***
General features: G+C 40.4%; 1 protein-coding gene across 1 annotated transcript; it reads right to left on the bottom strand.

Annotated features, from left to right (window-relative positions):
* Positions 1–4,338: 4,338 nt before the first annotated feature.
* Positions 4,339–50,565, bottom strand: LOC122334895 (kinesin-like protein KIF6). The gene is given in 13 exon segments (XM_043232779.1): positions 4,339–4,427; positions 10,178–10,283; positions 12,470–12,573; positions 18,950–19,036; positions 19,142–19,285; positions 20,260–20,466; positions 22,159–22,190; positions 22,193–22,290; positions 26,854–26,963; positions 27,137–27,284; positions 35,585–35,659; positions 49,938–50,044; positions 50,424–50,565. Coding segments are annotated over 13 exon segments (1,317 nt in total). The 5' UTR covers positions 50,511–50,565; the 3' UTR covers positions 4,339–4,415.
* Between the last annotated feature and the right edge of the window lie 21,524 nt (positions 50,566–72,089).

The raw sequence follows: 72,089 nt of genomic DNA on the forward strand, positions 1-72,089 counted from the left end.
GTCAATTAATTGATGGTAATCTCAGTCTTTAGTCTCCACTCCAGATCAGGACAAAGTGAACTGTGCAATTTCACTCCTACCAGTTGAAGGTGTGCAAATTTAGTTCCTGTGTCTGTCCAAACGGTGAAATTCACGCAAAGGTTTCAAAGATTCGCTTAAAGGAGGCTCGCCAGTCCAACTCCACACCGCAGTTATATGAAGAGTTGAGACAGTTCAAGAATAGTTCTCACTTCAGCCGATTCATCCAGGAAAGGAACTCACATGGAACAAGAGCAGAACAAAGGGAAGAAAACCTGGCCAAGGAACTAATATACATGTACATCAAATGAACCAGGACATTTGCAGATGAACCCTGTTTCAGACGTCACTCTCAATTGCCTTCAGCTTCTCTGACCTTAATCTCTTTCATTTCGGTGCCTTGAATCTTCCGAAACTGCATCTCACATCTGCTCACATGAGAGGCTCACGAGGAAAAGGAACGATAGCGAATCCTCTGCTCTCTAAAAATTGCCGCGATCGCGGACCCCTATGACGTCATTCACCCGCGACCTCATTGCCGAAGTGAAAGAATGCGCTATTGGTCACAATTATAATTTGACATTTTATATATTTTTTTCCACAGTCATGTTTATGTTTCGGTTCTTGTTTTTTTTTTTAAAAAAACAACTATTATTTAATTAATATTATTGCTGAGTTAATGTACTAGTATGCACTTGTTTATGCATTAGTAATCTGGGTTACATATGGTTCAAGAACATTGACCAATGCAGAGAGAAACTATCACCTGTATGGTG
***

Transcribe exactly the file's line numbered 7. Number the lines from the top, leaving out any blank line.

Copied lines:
GTCAATTAATTGATGGTAATCTCAGTCTTTAGTCTCCACTCCAGATCAGGACAAAGTGAACTGTGCAATTTCACTCCTACCAGTTGAAGGTGTGCAAATTTAGTTCCTGTGTCTGTCCAAACGGTGAAATTCACGCAAAGGTTTCAAAGATTCGCTTAAAGGAGGCTCGCCAGTCCAACTCCACACCGCAGTTATATGAAGAGTTGAGACAGTTCAAGAATAGTTCTCACTTCAGCCGATTCATCCAGGAAAGGAACTCACATGGAACAAGAGCAGAACAAAGGGAAGAAAACCTGGCCAAGGAACTAATATACATGTACATCAAATGAACCAGGACATTTGCAGATGAACCCTGTTTCAGACGTCACTCTCAATTGCCTTCAGCTTCTCTGACCTTAATCTCTTTCATTTCGGTGCCTTGAATCTTCCGAAACTGCATCTCACATCTGCTCACATGAGAGGCTCACGAGGAAAAGGAACGATAGCGAATCCTCTGCTCTCTAAAAATTGCCGCGATCGCGGACCCCTATGACGTCATTCACCCGCGACCTCATTGCCGAAGTGAAAGAATGCGCTATTGGTCACAATTATAATTTGACATTTTATATATTTTTTTCCACAGTCATGTTTATGTTTCGGTTCTTGTTTTTTTTTTTAAAAAAACAACTATTATTTAATTAATATTATTGCTGAGTTAATGTACTAGTATGCACTTGTTTATGCATTAGTAATCTGGGTTACATATGGTTCAAGAACATTGACCAATGCAGAGAGAAACTATCACCTGTATGGTG